4. Hot Water Heater Is Too Far From Where It's Needed - If the water eventually heats up, the problem is sometime a hot water tank that is too far from where it's needed. In the cold months in particular, pipes will cool the hot water before it reaches the faucet where it's needed. Insulating the pipes can help reduce heat loss.
  5. The Water Heater Tank Is Undersized - If you have recently noticed that your water heater suddenly seems to supply less hot water, or runs out suddenly, it could be that your water heater tank is too small to keep up with demand. Installing a larger tank or tankless water heater will ensure that you have all the water your household needs.
Have questions about your water heater? Call Ostrom, we're here to help.
When it comes to preventing plumbing problems around the home, being aware of the early warning signs can make the difference between a major repair and damage to your home, or a simple do-it-yourself fix.

When inspecting a water heater, look for the following:
  1. Is the water heater consistently producing hot water? Sudden drops in hot water supply could signal a problem with the burner, or a build up of sediment in the tank.
  2. Check for unusual sounds. Gurgling sounds coming from a hot water heater are often a sign that sediment has built up at the bottom of the tank. Flushing the tank regularly can prevent sediment build up.
  3. Are there burn marks at the base of the water heater? This is often a symptom of back drafting. Because this is a safety issue, have the water heater inspected by a professional plumber.
  4. Check for proper ventilation. Ensure the draft hood is securely connected. The flu should be properly connected using a minimum of three screws per joint. Flues that are run into a chimney should be properly lined and connected to prevent carbon monoxide from re-entering the home.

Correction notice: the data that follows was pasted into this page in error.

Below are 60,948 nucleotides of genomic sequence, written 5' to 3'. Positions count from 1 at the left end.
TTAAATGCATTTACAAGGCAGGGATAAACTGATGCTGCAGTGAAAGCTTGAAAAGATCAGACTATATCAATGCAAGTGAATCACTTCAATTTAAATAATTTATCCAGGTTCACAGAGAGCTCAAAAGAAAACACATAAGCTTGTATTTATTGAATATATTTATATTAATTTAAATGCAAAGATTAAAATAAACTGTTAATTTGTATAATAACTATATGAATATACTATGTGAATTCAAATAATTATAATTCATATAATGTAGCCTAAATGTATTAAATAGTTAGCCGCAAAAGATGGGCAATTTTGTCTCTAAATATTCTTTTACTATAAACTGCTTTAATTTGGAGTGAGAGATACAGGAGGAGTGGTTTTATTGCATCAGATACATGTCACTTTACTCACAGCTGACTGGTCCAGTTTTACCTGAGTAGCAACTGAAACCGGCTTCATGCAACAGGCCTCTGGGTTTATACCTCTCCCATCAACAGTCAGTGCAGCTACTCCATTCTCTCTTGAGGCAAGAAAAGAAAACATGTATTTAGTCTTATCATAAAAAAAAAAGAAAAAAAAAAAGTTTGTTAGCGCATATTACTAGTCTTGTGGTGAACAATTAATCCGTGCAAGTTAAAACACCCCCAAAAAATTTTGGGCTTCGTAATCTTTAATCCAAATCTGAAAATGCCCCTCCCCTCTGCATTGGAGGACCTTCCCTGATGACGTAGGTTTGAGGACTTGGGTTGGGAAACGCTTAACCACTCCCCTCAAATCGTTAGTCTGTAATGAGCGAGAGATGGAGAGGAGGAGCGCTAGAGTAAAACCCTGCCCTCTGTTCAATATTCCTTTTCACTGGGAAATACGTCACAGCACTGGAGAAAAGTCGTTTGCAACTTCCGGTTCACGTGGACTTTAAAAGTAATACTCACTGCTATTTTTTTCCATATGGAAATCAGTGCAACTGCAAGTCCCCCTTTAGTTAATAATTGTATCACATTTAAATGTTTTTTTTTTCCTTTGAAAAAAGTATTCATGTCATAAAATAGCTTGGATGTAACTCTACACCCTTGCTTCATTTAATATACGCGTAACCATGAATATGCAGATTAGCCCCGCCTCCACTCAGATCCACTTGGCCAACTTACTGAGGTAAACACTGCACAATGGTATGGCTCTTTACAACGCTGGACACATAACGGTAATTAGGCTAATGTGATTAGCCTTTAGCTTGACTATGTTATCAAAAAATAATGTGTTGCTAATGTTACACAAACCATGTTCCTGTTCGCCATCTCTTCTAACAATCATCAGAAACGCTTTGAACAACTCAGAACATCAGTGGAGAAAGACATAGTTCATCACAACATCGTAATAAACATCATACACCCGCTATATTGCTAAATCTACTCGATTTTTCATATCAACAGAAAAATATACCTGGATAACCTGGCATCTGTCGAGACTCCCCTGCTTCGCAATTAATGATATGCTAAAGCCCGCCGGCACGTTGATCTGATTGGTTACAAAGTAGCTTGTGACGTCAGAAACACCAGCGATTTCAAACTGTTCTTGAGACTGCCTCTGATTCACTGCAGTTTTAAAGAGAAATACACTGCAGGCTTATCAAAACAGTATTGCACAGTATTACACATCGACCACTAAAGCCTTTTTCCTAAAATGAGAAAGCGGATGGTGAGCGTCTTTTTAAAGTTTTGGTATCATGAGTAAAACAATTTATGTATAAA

5. Is there a drain pan under the water heater? If the tank is on an upper level of the home, a drain pan will ensure that water leaks do not cause damage to the floor and ceiling below.
  6. Ensure a drip pipe is in place and is not leaking. The T&P or pressure relief valve should have a pipe that extends 6 inches from the floor.
  7. Keep combustable materials away from the water heater.
Need help with your water heater? Call Ostrom, we can help.

Water softeners are designed to remove minerals from a home's water supply that can cause problems with plumbing fixtures, laundry, drinking water and more. Hard water contains excessive deposits of calcium and magnesium carbonates causing a range of problems, including:
  • Spotting on dishes and cutlery
  • Streaking on shower doors and plumbing fixtures
  • Reduced effectiveness of laundry detergents and soaps
  • Faucets and shower heads that clog, reducing water flow
  • Clothes that look dull and feel less soft
  • Skin that feels drier and less clean
Today's home water softeners can solve all these problems cost effectively with little maintenance. Have questions about whether a water softener can help in your home? Give Ostrom a call. A water treatment specialists will analyze your home's water and recommend solutions for cleaner, better tasting water.
Why Ostrom?
Call, Or Schedule Online
Ostrom Electrical, Plumbing, Heating & Air Conditioning • 1530 Plantation Rd Roanoke, VA 24012 • 540-342-0555

Copyright © 2018 Ostrom Electrical, Plumbing, Heating & Air Conditioning. All Rights Reserved.